My enquiry has begun to intrigue me – what if we are actually way more animalistic and instinctive than we realise? What if those primal survival patterns are so deeply embedded in our DNA that they continue to drive us, making us blind to alternative options for coping in relationship. Is it a survival issue? Has relationship become the hunting ground of our time, and if so, how do we change that?

We communicate! We become willing to listen, to hear the other, to know our own triggers so well we can risk becoming vulnerable without freezing, fighting or fleeing the relationship zone, and instead opt to take responsibility. We develop a response ability! We adopt Marshall Rosenberg’s method (or other) of non violent communication and realise we don’t have to take everything personally, to continually react, and instead, we may choose to listen, reflect and respond.  We adopt the willingness to listen to the perspective of our partners, friends, colleagues and more, and we change the habits.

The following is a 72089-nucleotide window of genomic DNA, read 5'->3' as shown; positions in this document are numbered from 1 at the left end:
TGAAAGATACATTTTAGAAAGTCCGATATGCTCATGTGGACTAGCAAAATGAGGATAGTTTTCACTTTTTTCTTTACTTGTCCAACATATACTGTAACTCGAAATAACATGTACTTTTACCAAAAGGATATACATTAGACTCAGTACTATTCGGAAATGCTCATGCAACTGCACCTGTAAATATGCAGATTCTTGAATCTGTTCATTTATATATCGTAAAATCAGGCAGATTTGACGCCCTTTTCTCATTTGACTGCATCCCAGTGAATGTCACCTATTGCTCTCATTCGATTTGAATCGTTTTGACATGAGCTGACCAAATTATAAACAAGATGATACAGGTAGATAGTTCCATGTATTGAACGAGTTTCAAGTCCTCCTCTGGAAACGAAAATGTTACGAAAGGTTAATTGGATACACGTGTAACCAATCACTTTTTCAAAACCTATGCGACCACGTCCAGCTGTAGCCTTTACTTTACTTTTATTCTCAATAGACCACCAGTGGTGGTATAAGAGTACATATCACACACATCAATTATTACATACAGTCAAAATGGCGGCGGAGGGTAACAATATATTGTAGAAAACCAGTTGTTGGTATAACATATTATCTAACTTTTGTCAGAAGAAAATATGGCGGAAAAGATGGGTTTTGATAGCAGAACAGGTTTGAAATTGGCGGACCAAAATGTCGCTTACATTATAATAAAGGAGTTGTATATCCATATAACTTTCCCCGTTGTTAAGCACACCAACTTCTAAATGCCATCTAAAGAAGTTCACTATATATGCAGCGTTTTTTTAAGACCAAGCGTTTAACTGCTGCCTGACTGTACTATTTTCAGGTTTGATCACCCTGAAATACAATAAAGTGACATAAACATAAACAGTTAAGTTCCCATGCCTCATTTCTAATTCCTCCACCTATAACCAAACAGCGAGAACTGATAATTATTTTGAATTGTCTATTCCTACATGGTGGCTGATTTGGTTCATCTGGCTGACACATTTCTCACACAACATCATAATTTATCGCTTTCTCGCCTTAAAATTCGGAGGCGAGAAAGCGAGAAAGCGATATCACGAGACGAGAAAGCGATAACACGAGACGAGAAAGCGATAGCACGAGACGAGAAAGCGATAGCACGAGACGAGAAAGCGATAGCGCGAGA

When we do this, and I mean really do it, we know that our responses come not from a defensive place, but a place where we can find solutions, resolution and peace. We develop self awareness and become able to see another possibility open to us beyond the terrible trio of ‘fight, flight, freeze’ – we can now add in ‘free’. We are free to change the habits, we are free to listen and really hear, we are free to clear ancestral baggage, neolithic patterns and limiting relationship destroying behaviours, and surely that can only be a great thing? What are your thoughts?


Radical Self Love